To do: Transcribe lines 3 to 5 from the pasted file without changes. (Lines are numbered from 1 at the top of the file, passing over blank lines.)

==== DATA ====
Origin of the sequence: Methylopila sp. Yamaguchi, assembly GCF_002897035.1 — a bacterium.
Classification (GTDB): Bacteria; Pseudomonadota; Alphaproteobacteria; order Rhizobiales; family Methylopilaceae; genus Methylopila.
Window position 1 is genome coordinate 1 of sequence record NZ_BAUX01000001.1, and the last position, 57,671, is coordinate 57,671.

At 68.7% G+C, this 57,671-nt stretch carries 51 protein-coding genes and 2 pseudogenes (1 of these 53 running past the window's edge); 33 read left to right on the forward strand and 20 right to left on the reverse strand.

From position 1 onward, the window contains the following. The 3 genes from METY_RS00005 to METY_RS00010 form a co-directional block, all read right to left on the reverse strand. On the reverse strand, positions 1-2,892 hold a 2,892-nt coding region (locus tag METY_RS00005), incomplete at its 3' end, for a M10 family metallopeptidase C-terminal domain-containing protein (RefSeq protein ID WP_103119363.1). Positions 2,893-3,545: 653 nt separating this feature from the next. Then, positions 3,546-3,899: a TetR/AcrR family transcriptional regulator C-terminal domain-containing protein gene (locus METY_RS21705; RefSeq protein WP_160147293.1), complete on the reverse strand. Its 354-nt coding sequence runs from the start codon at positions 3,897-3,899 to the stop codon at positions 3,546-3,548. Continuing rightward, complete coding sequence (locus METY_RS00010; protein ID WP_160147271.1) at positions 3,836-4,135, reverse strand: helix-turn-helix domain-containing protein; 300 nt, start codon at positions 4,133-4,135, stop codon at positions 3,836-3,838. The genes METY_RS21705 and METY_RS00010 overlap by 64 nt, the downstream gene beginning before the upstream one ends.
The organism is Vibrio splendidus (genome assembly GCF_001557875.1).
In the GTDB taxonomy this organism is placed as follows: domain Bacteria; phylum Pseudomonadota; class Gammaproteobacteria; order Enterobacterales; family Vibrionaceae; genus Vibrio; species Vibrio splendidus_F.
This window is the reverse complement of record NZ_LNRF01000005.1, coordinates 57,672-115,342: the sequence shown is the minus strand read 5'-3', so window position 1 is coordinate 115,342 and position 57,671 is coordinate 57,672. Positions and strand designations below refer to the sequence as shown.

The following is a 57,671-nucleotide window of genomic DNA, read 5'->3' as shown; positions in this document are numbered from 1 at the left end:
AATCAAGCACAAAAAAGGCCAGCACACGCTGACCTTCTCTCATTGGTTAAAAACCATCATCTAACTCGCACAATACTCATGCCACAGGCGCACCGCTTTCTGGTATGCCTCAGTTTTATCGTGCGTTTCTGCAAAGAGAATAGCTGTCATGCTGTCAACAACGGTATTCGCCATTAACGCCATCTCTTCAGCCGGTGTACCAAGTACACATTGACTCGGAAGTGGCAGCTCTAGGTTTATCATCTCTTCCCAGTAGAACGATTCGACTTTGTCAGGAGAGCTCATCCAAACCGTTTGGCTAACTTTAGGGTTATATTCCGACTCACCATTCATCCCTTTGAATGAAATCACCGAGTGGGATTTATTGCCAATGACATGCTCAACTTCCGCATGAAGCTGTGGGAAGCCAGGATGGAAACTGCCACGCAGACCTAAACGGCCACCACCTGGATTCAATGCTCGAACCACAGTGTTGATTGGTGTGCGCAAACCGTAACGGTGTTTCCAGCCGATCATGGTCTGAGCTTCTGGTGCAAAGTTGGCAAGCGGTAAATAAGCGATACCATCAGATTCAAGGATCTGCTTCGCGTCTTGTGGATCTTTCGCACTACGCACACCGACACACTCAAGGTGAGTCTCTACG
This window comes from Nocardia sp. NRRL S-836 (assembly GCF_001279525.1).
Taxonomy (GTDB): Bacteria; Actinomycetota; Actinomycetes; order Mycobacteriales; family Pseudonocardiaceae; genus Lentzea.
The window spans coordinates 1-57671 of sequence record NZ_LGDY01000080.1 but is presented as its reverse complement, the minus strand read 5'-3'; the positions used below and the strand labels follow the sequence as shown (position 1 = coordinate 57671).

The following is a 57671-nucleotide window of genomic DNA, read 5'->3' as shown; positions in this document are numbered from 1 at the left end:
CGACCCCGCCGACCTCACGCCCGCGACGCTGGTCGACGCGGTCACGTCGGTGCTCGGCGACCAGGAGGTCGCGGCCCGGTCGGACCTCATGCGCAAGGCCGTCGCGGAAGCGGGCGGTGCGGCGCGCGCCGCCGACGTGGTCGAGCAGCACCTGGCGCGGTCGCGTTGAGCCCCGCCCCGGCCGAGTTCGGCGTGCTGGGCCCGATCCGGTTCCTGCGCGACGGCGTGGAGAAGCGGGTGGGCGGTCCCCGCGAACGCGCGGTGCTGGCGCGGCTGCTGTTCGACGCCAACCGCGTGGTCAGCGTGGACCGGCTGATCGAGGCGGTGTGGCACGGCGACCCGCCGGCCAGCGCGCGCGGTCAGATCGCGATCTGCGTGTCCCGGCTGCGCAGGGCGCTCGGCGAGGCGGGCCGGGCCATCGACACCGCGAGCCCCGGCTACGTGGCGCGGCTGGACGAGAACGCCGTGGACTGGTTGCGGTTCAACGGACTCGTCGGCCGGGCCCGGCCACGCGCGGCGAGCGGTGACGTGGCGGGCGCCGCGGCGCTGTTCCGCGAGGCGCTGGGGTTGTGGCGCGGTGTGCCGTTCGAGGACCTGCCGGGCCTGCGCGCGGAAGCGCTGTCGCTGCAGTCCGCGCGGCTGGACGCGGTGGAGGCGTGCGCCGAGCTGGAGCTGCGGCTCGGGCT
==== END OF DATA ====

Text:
Window position 1 is genome coordinate 1 of sequence record NZ_BAUX01000001.1, and the last position, 57,671, is coordinate 57,671.

At 68.7% G+C, this 57,671-nt stretch carries 51 protein-coding genes and 2 pseudogenes (1 of these 53 running past the window's edge); 33 read left to right on the forward strand and 20 right to left on the reverse strand.

From position 1 onward, the window contains the following. The 3 genes from METY_RS00005 to METY_RS00010 form a co-directional block, all read right to left on the reverse strand. On the reverse strand, positions 1-2,892 hold a 2,892-nt coding region (locus tag METY_RS00005), incomplete at its 3' end, for a M10 family metallopeptidase C-terminal domain-containing protein (RefSeq protein ID WP_103119363.1). Positions 2,893-3,545: 653 nt separating this feature from the next. Then, positions 3,546-3,899: a TetR/AcrR family transcriptional regulator C-terminal domain-containing protein gene (locus METY_RS21705; RefSeq protein WP_160147293.1), complete on the reverse strand. Its 354-nt coding sequence runs from the start codon at positions 3,897-3,899 to the stop codon at positions 3,546-3,548. Continuing rightward, complete coding sequence (locus METY_RS00010; protein ID WP_160147271.1) at positions 3,836-4,135, reverse strand: helix-turn-helix domain-containing protein; 300 nt, start codon at positions 4,133-4,135, stop codon at positions 3,836-3,838. The genes METY_RS21705 and METY_RS00010 overlap by 64 nt, the downstream gene beginning before the upstream one ends.